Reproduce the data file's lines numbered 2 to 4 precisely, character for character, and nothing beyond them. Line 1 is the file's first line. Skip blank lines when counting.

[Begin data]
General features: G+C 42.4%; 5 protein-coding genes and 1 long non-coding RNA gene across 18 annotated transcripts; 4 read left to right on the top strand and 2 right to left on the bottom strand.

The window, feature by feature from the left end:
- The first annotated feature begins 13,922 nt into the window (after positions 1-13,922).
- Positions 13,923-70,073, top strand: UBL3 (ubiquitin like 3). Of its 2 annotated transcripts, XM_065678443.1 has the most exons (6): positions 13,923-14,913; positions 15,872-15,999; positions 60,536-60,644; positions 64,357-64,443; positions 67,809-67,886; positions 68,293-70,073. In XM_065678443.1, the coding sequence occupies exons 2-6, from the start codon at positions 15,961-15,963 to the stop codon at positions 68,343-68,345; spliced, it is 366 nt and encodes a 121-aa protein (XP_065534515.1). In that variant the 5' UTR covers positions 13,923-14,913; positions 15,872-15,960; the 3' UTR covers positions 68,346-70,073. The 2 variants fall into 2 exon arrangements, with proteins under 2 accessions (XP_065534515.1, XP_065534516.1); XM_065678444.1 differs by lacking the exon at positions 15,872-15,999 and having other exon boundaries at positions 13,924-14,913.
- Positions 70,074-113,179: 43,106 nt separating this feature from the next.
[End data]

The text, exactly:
The window, feature by feature from the left end:
- The first annotated feature begins 13,922 nt into the window (after positions 1-13,922).
- Positions 13,923-70,073, top strand: UBL3 (ubiquitin like 3). Of its 2 annotated transcripts, XM_065678443.1 has the most exons (6): positions 13,923-14,913; positions 15,872-15,999; positions 60,536-60,644; positions 64,357-64,443; positions 67,809-67,886; positions 68,293-70,073. In XM_065678443.1, the coding sequence occupies exons 2-6, from the start codon at positions 15,961-15,963 to the stop codon at positions 68,343-68,345; spliced, it is 366 nt and encodes a 121-aa protein (XP_065534515.1). In that variant the 5' UTR covers positions 13,923-14,913; positions 15,872-15,960; the 3' UTR covers positions 68,346-70,073. The 2 variants fall into 2 exon arrangements, with proteins under 2 accessions (XP_065534515.1, XP_065534516.1); XM_065678444.1 differs by lacking the exon at positions 15,872-15,999 and having other exon boundaries at positions 13,924-14,913.